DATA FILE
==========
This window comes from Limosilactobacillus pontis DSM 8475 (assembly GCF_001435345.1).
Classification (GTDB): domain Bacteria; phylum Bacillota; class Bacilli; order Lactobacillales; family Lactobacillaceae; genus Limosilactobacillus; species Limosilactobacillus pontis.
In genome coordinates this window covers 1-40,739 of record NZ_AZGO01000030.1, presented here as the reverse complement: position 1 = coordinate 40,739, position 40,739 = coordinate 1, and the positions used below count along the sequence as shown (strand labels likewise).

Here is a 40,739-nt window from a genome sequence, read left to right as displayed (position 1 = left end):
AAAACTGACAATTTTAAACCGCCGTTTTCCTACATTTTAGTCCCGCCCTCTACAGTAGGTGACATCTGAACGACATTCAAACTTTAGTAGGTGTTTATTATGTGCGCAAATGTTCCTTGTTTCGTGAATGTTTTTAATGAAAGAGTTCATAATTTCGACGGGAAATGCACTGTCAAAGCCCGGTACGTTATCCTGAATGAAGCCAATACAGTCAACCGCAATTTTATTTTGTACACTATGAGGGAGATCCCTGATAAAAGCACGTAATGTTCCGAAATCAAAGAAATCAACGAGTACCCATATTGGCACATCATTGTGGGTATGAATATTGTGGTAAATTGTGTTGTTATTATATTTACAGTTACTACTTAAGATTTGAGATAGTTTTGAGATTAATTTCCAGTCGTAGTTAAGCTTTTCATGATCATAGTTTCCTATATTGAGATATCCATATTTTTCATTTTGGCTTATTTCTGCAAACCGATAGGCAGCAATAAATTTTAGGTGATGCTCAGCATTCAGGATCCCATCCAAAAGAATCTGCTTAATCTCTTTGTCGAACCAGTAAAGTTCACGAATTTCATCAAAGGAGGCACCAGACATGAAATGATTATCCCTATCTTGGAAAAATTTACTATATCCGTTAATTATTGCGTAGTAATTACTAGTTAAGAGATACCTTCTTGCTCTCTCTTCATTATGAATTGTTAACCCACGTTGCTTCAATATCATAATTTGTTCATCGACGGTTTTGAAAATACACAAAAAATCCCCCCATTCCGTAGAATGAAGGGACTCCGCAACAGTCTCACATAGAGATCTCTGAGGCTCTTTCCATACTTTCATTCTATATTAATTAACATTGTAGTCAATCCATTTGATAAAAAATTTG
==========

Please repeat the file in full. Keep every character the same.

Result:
This window comes from Limosilactobacillus pontis DSM 8475 (assembly GCF_001435345.1).
Classification (GTDB): domain Bacteria; phylum Bacillota; class Bacilli; order Lactobacillales; family Lactobacillaceae; genus Limosilactobacillus; species Limosilactobacillus pontis.
In genome coordinates this window covers 1-40,739 of record NZ_AZGO01000030.1, presented here as the reverse complement: position 1 = coordinate 40,739, position 40,739 = coordinate 1, and the positions used below count along the sequence as shown (strand labels likewise).

Here is a 40,739-nt window from a genome sequence, read left to right as displayed (position 1 = left end):
AAAACTGACAATTTTAAACCGCCGTTTTCCTACATTTTAGTCCCGCCCTCTACAGTAGGTGACATCTGAACGACATTCAAACTTTAGTAGGTGTTTATTATGTGCGCAAATGTTCCTTGTTTCGTGAATGTTTTTAATGAAAGAGTTCATAATTTCGACGGGAAATGCACTGTCAAAGCCCGGTACGTTATCCTGAATGAAGCCAATACAGTCAACCGCAATTTTATTTTGTACACTATGAGGGAGATCCCTGATAAAAGCACGTAATGTTCCGAAATCAAAGAAATCAACGAGTACCCATATTGGCACATCATTGTGGGTATGAATATTGTGGTAAATTGTGTTGTTATTATATTTACAGTTACTACTTAAGATTTGAGATAGTTTTGAGATTAATTTCCAGTCGTAGTTAAGCTTTTCATGATCATAGTTTCCTATATTGAGATATCCATATTTTTCATTTTGGCTTATTTCTGCAAACCGATAGGCAGCAATAAATTTTAGGTGATGCTCAGCATTCAGGATCCCATCCAAAAGAATCTGCTTAATCTCTTTGTCGAACCAGTAAAGTTCACGAATTTCATCAAAGGAGGCACCAGACATGAAATGATTATCCCTATCTTGGAAAAATTTACTATATCCGTTAATTATTGCGTAGTAATTACTAGTTAAGAGATACCTTCTTGCTCTCTCTTCATTATGAATTGTTAACCCACGTTGCTTCAATATCATAATTTGTTCATCGACGGTTTTGAAAATACACAAAAAATCCCCCCATTCCGTAGAATGAAGGGACTCCGCAACAGTCTCACATAGAGATCTCTGAGGCTCTTTCCATACTTTCATTCTATATTAATTAACATTGTAGTCAATCCATTTGATAAAAAATTTG